The AVL trees, also called "Height Balanced Trees" were first
introduced by two Russians named Adelson-Velskii and Landis. AVL trees are
maintained in such a way that the trees always remain within one level of being
perfectly balanced. As a result of the balance, retrievals from a tree with n
nodes may always be performed in O(log n) time. Insertions and deletions on the
AVL trees are also done in O (log n) time.
Although the AVL Tree is considered logarithmic balanced, it is not quite "balanced"! AVL can be implemented only for unique keys!
"An AVL Tree is a binary tree with the additional balance property that, for any node in the tree, the height of the left and right subtrees can differ by at most one. " [Weiss]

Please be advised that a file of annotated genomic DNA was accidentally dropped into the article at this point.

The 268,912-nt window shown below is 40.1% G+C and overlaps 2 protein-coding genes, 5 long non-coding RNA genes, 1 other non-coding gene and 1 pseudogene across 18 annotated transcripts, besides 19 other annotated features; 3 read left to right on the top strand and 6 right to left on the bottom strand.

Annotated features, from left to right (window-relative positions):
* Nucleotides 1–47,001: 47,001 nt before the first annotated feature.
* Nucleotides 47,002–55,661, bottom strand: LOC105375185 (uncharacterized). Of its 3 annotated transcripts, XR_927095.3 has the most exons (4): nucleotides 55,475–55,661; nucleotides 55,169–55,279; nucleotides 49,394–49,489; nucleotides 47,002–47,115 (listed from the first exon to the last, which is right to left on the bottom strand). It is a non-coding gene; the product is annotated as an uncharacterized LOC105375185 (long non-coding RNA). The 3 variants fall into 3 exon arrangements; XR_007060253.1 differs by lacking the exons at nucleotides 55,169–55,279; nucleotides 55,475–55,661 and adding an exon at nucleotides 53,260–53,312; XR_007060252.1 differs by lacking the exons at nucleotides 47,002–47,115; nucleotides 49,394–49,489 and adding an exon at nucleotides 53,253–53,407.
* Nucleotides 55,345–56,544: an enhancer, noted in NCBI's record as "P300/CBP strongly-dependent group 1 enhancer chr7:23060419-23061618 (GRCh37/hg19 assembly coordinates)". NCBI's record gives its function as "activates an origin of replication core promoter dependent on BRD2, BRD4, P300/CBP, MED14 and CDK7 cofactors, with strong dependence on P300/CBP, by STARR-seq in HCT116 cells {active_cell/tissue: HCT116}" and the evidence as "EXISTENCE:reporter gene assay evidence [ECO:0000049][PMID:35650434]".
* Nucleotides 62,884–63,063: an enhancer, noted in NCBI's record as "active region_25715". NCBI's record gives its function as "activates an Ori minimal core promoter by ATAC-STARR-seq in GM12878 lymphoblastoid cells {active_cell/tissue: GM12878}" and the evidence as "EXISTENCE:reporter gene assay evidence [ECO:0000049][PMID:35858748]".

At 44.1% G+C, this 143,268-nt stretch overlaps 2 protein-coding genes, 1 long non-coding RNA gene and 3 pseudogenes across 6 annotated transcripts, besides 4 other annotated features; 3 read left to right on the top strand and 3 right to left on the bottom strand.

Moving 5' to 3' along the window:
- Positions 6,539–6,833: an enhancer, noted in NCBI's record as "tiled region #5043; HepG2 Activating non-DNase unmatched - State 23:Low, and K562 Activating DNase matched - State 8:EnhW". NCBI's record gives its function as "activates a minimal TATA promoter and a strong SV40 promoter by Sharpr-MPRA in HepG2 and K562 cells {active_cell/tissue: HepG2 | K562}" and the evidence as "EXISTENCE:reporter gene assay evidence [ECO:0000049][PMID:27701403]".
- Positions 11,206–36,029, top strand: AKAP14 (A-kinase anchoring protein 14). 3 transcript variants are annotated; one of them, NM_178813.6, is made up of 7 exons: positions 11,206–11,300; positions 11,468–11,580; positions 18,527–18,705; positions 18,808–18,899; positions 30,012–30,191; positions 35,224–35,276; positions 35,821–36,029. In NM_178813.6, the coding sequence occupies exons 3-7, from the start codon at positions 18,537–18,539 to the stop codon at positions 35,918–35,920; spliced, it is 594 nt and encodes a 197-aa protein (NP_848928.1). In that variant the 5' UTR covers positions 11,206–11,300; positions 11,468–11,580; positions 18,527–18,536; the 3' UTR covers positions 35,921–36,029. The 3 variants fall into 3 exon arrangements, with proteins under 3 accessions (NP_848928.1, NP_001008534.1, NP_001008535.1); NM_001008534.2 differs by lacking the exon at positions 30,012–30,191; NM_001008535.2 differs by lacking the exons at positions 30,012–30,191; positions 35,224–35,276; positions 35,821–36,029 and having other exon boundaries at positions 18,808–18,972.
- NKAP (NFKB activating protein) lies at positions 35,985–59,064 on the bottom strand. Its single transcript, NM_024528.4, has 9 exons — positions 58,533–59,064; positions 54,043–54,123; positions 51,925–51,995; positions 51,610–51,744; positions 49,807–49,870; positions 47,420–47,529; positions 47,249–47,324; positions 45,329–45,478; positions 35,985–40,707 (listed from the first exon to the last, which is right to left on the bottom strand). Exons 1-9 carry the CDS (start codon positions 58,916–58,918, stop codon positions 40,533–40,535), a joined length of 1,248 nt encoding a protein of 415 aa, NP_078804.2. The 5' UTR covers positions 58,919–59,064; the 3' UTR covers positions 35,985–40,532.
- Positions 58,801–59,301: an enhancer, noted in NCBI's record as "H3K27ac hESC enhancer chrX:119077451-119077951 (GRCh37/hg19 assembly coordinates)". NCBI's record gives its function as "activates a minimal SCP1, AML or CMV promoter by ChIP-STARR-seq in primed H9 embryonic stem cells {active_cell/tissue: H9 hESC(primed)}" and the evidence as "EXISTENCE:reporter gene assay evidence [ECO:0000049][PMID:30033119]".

Authors vary with respect to the exact titles and descriptions for the four rotations, but all have essentially the same four rotations. In order to maintain the balance within the tree, nodes will have to be rotated into a balanced location. The nodes will be rotated with respect to the nearest ancestor that contains a +2 or -2 balance factor; the following diagrams will designate this ancestor with respect to the subtree A. An AVL tree will need only four rotations for insertion. AVL trees must be completely constructed with these four rotations in order to work!
It is important to emphasize that if trees are completely constructed using AVL rotations and insertions, there will only be four possible situations for a rotations.